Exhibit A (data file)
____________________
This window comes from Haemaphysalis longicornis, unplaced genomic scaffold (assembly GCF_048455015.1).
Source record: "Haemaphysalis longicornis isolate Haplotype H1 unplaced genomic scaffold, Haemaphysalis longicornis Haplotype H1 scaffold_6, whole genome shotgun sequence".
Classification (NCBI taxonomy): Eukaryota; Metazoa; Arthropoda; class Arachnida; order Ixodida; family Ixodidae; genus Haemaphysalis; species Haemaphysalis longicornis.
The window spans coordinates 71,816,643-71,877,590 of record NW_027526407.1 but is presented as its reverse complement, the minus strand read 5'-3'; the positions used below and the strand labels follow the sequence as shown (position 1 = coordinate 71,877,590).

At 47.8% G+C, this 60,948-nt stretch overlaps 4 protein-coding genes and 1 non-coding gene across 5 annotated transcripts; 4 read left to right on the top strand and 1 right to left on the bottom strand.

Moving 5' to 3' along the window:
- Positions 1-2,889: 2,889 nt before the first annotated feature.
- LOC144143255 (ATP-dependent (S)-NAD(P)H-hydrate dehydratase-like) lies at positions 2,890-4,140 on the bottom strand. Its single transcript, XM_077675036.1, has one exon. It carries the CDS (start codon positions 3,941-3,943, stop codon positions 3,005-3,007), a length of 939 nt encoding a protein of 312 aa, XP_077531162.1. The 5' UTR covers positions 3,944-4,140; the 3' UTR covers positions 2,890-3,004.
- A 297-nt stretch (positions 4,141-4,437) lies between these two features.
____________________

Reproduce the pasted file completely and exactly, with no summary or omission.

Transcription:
This window comes from Haemaphysalis longicornis, unplaced genomic scaffold (assembly GCF_048455015.1).
Source record: "Haemaphysalis longicornis isolate Haplotype H1 unplaced genomic scaffold, Haemaphysalis longicornis Haplotype H1 scaffold_6, whole genome shotgun sequence".
Classification (NCBI taxonomy): Eukaryota; Metazoa; Arthropoda; class Arachnida; order Ixodida; family Ixodidae; genus Haemaphysalis; species Haemaphysalis longicornis.
The window spans coordinates 71,816,643-71,877,590 of record NW_027526407.1 but is presented as its reverse complement, the minus strand read 5'-3'; the positions used below and the strand labels follow the sequence as shown (position 1 = coordinate 71,877,590).

At 47.8% G+C, this 60,948-nt stretch overlaps 4 protein-coding genes and 1 non-coding gene across 5 annotated transcripts; 4 read left to right on the top strand and 1 right to left on the bottom strand.

Moving 5' to 3' along the window:
- Positions 1-2,889: 2,889 nt before the first annotated feature.
- LOC144143255 (ATP-dependent (S)-NAD(P)H-hydrate dehydratase-like) lies at positions 2,890-4,140 on the bottom strand. Its single transcript, XM_077675036.1, has one exon. It carries the CDS (start codon positions 3,941-3,943, stop codon positions 3,005-3,007), a length of 939 nt encoding a protein of 312 aa, XP_077531162.1. The 5' UTR covers positions 3,944-4,140; the 3' UTR covers positions 2,890-3,004.
- A 297-nt stretch (positions 4,141-4,437) lies between these two features.